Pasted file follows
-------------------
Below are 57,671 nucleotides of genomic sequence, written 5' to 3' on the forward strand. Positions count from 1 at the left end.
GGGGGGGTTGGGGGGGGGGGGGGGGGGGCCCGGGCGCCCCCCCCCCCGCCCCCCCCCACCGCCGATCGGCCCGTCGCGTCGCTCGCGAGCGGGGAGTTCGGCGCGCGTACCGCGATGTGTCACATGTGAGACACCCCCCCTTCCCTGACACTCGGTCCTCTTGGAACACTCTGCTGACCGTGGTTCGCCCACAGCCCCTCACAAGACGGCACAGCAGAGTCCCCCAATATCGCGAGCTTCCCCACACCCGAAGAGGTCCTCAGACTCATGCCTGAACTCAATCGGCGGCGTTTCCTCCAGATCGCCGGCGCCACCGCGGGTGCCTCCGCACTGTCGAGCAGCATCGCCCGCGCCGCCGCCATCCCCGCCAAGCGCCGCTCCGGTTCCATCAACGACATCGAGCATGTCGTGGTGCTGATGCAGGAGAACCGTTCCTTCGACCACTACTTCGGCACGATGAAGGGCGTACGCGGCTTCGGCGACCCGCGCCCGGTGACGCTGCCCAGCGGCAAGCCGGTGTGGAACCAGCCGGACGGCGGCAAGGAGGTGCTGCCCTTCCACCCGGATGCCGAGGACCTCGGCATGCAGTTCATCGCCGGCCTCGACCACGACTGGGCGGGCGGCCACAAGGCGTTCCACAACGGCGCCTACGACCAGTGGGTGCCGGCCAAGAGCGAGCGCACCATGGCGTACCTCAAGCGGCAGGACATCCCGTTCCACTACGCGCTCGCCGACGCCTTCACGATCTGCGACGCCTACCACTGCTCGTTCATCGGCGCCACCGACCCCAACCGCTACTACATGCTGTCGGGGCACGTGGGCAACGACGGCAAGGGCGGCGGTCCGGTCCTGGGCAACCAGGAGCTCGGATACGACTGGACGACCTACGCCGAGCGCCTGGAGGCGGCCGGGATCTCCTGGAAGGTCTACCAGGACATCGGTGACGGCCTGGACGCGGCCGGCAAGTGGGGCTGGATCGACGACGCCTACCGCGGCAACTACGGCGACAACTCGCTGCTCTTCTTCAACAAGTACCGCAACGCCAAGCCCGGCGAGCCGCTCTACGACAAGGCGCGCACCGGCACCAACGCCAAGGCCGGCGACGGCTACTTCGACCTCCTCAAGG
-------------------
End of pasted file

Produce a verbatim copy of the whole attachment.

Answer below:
Below are 57,671 nucleotides of genomic sequence, written 5' to 3' on the forward strand. Positions count from 1 at the left end.
GGGGGGGTTGGGGGGGGGGGGGGGGGGGCCCGGGCGCCCCCCCCCCCGCCCCCCCCCACCGCCGATCGGCCCGTCGCGTCGCTCGCGAGCGGGGAGTTCGGCGCGCGTACCGCGATGTGTCACATGTGAGACACCCCCCCTTCCCTGACACTCGGTCCTCTTGGAACACTCTGCTGACCGTGGTTCGCCCACAGCCCCTCACAAGACGGCACAGCAGAGTCCCCCAATATCGCGAGCTTCCCCACACCCGAAGAGGTCCTCAGACTCATGCCTGAACTCAATCGGCGGCGTTTCCTCCAGATCGCCGGCGCCACCGCGGGTGCCTCCGCACTGTCGAGCAGCATCGCCCGCGCCGCCGCCATCCCCGCCAAGCGCCGCTCCGGTTCCATCAACGACATCGAGCATGTCGTGGTGCTGATGCAGGAGAACCGTTCCTTCGACCACTACTTCGGCACGATGAAGGGCGTACGCGGCTTCGGCGACCCGCGCCCGGTGACGCTGCCCAGCGGCAAGCCGGTGTGGAACCAGCCGGACGGCGGCAAGGAGGTGCTGCCCTTCCACCCGGATGCCGAGGACCTCGGCATGCAGTTCATCGCCGGCCTCGACCACGACTGGGCGGGCGGCCACAAGGCGTTCCACAACGGCGCCTACGACCAGTGGGTGCCGGCCAAGAGCGAGCGCACCATGGCGTACCTCAAGCGGCAGGACATCCCGTTCCACTACGCGCTCGCCGACGCCTTCACGATCTGCGACGCCTACCACTGCTCGTTCATCGGCGCCACCGACCCCAACCGCTACTACATGCTGTCGGGGCACGTGGGCAACGACGGCAAGGGCGGCGGTCCGGTCCTGGGCAACCAGGAGCTCGGATACGACTGGACGACCTACGCCGAGCGCCTGGAGGCGGCCGGGATCTCCTGGAAGGTCTACCAGGACATCGGTGACGGCCTGGACGCGGCCGGCAAGTGGGGCTGGATCGACGACGCCTACCGCGGCAACTACGGCGACAACTCGCTGCTCTTCTTCAACAAGTACCGCAACGCCAAGCCCGGCGAGCCGCTCTACGACAAGGCGCGCACCGGCACCAACGCCAAGGCCGGCGACGGCTACTTCGACCTCCTCAAGG